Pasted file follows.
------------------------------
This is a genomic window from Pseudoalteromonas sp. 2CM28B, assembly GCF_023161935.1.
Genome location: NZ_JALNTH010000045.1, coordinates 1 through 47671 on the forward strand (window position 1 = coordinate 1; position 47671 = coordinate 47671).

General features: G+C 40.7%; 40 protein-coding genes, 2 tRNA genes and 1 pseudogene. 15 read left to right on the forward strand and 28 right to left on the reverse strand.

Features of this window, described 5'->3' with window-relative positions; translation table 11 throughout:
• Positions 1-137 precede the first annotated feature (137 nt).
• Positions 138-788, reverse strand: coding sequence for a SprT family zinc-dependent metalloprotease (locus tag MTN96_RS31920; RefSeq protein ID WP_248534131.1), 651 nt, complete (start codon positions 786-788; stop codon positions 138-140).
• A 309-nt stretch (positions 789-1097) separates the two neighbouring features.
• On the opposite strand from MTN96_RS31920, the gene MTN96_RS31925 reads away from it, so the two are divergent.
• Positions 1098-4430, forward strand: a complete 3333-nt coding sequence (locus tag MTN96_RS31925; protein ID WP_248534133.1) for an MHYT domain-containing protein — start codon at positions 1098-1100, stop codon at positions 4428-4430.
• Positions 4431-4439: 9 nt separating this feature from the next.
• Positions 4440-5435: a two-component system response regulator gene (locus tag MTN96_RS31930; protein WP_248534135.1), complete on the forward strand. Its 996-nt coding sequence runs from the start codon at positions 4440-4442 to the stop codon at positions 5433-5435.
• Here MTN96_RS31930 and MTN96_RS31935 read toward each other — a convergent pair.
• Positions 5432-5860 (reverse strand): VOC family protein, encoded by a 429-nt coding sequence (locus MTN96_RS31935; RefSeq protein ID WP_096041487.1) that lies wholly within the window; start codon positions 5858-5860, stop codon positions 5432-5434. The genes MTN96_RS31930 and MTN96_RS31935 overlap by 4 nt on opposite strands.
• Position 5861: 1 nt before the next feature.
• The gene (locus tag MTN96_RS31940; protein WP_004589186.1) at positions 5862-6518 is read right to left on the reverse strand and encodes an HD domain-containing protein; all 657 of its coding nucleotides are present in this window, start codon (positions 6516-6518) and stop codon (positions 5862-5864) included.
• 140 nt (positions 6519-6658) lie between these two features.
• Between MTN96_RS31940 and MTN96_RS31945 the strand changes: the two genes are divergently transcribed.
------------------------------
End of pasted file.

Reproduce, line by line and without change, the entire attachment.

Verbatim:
This is a genomic window from Pseudoalteromonas sp. 2CM28B, assembly GCF_023161935.1.
Genome location: NZ_JALNTH010000045.1, coordinates 1 through 47671 on the forward strand (window position 1 = coordinate 1; position 47671 = coordinate 47671).

General features: G+C 40.7%; 40 protein-coding genes, 2 tRNA genes and 1 pseudogene. 15 read left to right on the forward strand and 28 right to left on the reverse strand.

Features of this window, described 5'->3' with window-relative positions; translation table 11 throughout:
• Positions 1-137 precede the first annotated feature (137 nt).
• Positions 138-788, reverse strand: coding sequence for a SprT family zinc-dependent metalloprotease (locus tag MTN96_RS31920; RefSeq protein ID WP_248534131.1), 651 nt, complete (start codon positions 786-788; stop codon positions 138-140).
• A 309-nt stretch (positions 789-1097) separates the two neighbouring features.
• On the opposite strand from MTN96_RS31920, the gene MTN96_RS31925 reads away from it, so the two are divergent.
• Positions 1098-4430, forward strand: a complete 3333-nt coding sequence (locus tag MTN96_RS31925; protein ID WP_248534133.1) for an MHYT domain-containing protein — start codon at positions 1098-1100, stop codon at positions 4428-4430.
• Positions 4431-4439: 9 nt separating this feature from the next.
• Positions 4440-5435: a two-component system response regulator gene (locus tag MTN96_RS31930; protein WP_248534135.1), complete on the forward strand. Its 996-nt coding sequence runs from the start codon at positions 4440-4442 to the stop codon at positions 5433-5435.
• Here MTN96_RS31930 and MTN96_RS31935 read toward each other — a convergent pair.
• Positions 5432-5860 (reverse strand): VOC family protein, encoded by a 429-nt coding sequence (locus MTN96_RS31935; RefSeq protein ID WP_096041487.1) that lies wholly within the window; start codon positions 5858-5860, stop codon positions 5432-5434. The genes MTN96_RS31930 and MTN96_RS31935 overlap by 4 nt on opposite strands.
• Position 5861: 1 nt before the next feature.
• The gene (locus tag MTN96_RS31940; protein WP_004589186.1) at positions 5862-6518 is read right to left on the reverse strand and encodes an HD domain-containing protein; all 657 of its coding nucleotides are present in this window, start codon (positions 6516-6518) and stop codon (positions 5862-5864) included.
• 140 nt (positions 6519-6658) lie between these two features.
• Between MTN96_RS31940 and MTN96_RS31945 the strand changes: the two genes are divergently transcribed.